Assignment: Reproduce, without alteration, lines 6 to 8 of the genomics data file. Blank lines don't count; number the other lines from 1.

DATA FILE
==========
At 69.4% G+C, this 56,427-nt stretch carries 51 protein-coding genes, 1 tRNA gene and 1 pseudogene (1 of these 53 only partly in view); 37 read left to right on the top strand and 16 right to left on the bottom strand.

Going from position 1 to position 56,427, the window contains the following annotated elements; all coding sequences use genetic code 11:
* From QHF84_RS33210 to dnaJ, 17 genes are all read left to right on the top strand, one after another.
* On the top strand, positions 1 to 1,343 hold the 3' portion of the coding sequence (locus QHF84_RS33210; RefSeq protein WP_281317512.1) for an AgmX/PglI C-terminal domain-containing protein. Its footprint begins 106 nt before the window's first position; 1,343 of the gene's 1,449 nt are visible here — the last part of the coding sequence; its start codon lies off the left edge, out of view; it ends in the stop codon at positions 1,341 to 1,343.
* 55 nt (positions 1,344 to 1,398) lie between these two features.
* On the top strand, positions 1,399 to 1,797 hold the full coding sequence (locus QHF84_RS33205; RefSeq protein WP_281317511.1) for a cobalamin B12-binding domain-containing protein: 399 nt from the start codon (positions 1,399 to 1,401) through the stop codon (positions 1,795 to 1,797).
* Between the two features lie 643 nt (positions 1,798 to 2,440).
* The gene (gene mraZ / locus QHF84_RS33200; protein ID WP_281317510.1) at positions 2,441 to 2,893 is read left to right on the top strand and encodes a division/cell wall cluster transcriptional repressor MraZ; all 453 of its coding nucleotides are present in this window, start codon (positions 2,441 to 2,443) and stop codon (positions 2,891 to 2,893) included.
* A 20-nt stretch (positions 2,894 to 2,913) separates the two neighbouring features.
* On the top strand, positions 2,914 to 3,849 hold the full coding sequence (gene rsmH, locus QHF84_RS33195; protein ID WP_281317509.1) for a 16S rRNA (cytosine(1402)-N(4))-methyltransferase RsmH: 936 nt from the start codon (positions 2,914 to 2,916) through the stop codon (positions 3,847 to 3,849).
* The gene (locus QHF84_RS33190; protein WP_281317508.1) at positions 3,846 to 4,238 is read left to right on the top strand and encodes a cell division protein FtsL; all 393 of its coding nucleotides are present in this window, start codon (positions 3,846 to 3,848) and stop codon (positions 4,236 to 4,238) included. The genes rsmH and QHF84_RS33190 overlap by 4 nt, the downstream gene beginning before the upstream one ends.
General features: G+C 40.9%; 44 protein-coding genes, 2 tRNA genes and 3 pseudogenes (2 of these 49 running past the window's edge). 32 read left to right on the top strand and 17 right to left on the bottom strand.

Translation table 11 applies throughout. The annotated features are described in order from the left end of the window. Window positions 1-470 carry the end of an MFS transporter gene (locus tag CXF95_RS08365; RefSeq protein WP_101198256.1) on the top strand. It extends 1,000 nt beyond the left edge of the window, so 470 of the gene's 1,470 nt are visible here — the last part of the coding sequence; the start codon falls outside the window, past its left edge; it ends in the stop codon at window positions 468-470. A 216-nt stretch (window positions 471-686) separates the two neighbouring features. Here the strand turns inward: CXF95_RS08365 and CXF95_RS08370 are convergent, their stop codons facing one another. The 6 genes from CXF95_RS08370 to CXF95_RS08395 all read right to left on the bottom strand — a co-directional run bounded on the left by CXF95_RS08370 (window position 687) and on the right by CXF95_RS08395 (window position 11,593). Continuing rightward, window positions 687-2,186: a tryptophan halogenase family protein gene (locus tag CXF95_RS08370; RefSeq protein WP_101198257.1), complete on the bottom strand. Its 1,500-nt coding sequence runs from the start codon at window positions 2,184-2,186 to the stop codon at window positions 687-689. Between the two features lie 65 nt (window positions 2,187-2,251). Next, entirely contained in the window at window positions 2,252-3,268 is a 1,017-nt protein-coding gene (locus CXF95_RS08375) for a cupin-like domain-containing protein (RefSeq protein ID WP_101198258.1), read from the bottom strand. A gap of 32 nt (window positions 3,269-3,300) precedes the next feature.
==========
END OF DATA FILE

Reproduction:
* On the top strand, positions 1,399 to 1,797 hold the full coding sequence (locus QHF84_RS33205; RefSeq protein WP_281317511.1) for a cobalamin B12-binding domain-containing protein: 399 nt from the start codon (positions 1,399 to 1,401) through the stop codon (positions 1,795 to 1,797).
* Between the two features lie 643 nt (positions 1,798 to 2,440).
* The gene (gene mraZ / locus QHF84_RS33200; protein ID WP_281317510.1) at positions 2,441 to 2,893 is read left to right on the top strand and encodes a division/cell wall cluster transcriptional repressor MraZ; all 453 of its coding nucleotides are present in this window, start codon (positions 2,441 to 2,443) and stop codon (positions 2,891 to 2,893) included.